Now all roads lead to France and heavy is the tread
Of the living; but the dead returning lightly dance.
Edward Thomas, Roads

Thursday, October 9, 2014

Anzac Biscuits

Troops at Anzac Longing for Treats from Home

Australian troops served in the Middle East and Western Front during the Great War — a much, much, longer way from home than, say, Tipperary.  The folks at home, however, wanted to develop something that would survive the journey to their boys at the front.  Anzac Biscuits were created to fill this need.

Drawing on Scottish oatmeal based delicacies, Anzac biscuit recipes omitted eggs because of the scarcity of eggs during the war (after most poultry farmers joining the war effort) and so that the biscuits would not spoil when shipped long distances. The product the women of Australia created turned out to be delicious although the biscuits — like the equally yummy Italian biscotti — are distinctly on the hard side.  This, though, makes them absolutely perfect for dunking in coffee.

Anzac Biscuits — Worth Enlisting for!


This is the variation using coconut of the Country Women's Association of New South Wales that has been personally tested and approved by the Editor/Publisher of Roads to the Great War.


    1 cup each of rolled oats, sugar and coconut
    1 tablespoon Lyle's Golden Syrup
    3/4 cup flour
    2 tablespoons butter
    1 teaspoon bicarbonate of soda (dissolved in 2 tablespoons boiling water)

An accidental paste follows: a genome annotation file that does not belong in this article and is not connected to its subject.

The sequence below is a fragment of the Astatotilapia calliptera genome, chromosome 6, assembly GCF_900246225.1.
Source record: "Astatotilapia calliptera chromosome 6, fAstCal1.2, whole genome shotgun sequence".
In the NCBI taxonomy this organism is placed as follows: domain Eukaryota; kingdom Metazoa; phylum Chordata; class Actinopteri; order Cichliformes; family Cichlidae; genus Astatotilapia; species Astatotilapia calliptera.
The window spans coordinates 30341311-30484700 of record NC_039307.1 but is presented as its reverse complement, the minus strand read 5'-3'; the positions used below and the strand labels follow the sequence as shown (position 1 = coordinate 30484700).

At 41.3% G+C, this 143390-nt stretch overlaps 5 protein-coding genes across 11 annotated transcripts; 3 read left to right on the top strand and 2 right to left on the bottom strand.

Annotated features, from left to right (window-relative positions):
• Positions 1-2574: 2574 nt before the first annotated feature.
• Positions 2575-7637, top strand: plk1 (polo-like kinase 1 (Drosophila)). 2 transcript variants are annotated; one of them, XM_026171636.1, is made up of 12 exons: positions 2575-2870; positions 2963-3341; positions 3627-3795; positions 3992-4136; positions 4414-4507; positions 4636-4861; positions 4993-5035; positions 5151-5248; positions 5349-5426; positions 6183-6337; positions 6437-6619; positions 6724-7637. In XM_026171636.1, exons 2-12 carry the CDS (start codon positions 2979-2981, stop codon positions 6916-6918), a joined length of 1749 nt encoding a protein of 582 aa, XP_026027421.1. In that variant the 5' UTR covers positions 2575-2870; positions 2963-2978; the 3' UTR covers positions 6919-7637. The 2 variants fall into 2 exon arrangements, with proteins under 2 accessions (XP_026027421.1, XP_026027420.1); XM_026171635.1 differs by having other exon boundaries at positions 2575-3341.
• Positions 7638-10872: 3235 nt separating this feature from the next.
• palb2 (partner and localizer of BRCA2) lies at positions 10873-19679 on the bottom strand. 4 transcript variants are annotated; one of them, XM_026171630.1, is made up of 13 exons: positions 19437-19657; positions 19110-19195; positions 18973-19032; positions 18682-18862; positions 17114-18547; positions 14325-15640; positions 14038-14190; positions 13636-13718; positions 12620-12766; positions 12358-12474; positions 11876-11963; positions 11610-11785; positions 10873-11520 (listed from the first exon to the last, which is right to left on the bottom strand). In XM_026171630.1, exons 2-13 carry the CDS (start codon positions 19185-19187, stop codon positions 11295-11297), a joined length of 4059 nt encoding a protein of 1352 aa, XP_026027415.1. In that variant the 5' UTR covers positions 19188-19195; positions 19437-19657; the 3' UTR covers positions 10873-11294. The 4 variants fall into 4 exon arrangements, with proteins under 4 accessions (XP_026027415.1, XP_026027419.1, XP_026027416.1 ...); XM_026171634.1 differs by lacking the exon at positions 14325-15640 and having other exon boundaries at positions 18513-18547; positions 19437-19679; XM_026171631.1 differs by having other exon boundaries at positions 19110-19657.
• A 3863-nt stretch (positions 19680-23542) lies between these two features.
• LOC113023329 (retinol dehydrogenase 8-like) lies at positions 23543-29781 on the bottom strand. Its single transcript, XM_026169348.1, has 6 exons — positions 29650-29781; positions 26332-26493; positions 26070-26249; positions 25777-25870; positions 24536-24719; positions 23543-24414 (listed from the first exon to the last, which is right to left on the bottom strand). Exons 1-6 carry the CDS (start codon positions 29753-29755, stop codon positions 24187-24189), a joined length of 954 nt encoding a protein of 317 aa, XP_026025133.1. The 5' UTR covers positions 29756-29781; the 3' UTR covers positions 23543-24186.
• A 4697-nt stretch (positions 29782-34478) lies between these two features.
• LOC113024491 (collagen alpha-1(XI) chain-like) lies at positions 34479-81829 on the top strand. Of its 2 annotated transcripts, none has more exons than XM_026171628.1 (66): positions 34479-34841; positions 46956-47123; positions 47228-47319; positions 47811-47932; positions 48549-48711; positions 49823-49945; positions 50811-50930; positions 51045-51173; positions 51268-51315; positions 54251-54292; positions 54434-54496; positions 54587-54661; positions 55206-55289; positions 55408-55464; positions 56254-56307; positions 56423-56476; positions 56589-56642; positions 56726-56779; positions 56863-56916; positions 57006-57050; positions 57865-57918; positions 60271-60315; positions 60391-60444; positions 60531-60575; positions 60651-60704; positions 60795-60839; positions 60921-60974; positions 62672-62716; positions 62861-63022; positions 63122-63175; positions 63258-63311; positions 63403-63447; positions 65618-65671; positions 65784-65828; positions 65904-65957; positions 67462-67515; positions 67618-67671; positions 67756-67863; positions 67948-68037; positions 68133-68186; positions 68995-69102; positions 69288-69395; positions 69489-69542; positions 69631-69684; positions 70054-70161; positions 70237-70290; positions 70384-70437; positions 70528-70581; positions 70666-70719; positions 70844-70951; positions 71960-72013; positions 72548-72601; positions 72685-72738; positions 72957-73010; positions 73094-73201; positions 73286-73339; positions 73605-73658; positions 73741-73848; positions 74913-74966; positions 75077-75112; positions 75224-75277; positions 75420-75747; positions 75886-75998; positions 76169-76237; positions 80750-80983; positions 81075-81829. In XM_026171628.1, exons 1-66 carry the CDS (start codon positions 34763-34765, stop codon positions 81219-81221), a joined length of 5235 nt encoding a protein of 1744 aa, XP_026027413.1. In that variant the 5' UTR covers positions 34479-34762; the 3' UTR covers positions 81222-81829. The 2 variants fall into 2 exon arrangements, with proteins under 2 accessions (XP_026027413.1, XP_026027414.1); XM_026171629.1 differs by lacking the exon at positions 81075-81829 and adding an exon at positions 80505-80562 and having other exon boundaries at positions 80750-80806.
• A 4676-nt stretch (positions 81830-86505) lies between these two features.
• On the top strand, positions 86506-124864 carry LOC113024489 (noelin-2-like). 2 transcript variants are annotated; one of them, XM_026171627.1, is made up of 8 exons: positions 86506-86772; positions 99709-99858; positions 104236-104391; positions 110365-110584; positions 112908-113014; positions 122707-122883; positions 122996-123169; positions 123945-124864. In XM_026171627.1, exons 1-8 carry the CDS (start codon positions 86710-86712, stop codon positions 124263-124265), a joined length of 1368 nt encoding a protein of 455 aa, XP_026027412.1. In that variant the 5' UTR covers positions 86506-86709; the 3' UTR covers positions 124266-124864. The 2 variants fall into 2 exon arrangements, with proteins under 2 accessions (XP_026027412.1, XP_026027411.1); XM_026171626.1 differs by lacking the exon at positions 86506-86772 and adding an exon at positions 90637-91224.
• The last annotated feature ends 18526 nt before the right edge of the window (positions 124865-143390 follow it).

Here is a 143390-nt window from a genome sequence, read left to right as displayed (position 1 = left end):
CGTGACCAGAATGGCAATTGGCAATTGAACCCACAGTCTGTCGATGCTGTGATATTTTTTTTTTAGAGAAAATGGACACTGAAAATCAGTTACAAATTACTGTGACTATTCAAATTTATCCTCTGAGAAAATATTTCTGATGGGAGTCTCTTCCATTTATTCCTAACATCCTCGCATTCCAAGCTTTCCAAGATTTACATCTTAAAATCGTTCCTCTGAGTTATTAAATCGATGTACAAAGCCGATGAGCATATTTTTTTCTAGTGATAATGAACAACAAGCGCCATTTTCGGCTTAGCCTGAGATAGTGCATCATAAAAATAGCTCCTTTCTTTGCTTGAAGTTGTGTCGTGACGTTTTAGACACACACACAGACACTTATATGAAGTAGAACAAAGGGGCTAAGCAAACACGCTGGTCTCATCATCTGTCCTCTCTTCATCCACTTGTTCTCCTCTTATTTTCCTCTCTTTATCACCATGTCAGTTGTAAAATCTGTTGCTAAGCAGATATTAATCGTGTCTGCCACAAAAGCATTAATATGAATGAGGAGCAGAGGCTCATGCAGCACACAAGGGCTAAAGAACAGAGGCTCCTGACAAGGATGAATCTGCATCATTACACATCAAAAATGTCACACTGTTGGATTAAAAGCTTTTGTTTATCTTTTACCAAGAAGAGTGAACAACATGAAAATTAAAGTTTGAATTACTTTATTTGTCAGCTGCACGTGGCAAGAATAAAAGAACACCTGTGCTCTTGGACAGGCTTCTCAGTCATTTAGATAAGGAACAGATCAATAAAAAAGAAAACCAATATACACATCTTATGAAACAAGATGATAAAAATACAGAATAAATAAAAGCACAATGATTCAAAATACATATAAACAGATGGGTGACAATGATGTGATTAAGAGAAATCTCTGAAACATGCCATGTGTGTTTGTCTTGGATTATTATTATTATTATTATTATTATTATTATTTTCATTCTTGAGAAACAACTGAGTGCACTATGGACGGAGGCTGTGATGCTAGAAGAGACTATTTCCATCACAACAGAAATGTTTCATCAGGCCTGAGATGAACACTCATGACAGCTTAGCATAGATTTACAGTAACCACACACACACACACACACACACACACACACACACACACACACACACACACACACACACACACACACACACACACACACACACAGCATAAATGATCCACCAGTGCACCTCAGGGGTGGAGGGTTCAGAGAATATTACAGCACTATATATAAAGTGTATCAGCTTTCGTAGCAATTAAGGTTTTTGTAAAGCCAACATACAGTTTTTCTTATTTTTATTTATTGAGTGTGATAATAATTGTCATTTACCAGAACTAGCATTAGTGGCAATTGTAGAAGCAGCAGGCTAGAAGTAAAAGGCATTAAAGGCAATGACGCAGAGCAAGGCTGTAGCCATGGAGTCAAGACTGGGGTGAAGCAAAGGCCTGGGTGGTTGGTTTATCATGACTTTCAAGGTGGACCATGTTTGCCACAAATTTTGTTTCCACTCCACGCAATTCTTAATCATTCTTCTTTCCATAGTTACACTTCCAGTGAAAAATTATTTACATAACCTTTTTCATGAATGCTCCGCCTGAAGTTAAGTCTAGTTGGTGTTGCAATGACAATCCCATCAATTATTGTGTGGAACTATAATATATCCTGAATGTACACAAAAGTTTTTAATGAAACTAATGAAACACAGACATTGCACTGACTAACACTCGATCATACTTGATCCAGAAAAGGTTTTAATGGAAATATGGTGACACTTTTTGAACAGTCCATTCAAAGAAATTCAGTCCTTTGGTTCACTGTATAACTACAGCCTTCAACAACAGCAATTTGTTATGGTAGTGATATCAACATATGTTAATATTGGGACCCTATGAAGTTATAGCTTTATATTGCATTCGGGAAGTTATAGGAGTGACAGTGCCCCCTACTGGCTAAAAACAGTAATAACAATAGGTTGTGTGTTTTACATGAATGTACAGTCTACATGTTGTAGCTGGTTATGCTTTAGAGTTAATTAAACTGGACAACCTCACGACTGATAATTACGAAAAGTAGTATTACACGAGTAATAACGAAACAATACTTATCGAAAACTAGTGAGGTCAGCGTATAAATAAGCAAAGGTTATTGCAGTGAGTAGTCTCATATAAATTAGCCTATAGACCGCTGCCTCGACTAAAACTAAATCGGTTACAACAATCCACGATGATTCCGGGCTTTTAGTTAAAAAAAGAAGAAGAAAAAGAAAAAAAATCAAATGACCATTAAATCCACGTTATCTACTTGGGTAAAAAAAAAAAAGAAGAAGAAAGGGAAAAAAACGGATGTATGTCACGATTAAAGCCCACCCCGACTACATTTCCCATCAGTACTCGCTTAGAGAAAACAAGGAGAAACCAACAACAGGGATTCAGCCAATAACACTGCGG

Melt butter.
    Add syrup to dissolved soda and water. Combine with melted butter.
    Mix dry ingredients and stir in liquid.
    Place small balls on a buttered tray and bake in moderate oven.
    Lift out carefully with a knife as they are soft till cold.

Source: Australian War Memorial Website


  1. The British hard tack biscuits were hard as nails way back in the 50s even when soaked in hot tea, never found anything like them on the civilian market.

  2. Is the "syrup" Lyle's Golden Syrup or some other kind of inverted sugar syrup?

    1. Yes, thanks for the reminder. We have updated the entry.


    2. I've had Lyle's syrup in the green and gold can (tin); while it tastes sweet and quite pleasant, you know it is pretty heavy duty and don't even want to know the calorie count.

  3. Is there a US distributor for Lyle's syrup?

  4. It's surely is not a problem to find here in stores, so I assume it is going through a distributor(s). How many truckloads do you need?

  5. Most well-stocked grocery stores probably carry Lyle's Golden Syrup in the same aisle as the maple and corn syrups...?. I know Gelson's where I am in Southern California carries it. You can purchase it through, too.
    It's also a staple at British import stores, if you live in an area large enough to have one of those.
    A little goes a long way; you won't need more than a can (tin) for quite a few batches of Anzac Biscuits!
    My dad likes it as an ice cream and hot oatmeal topping. But he has an exceptionally sweet tooth!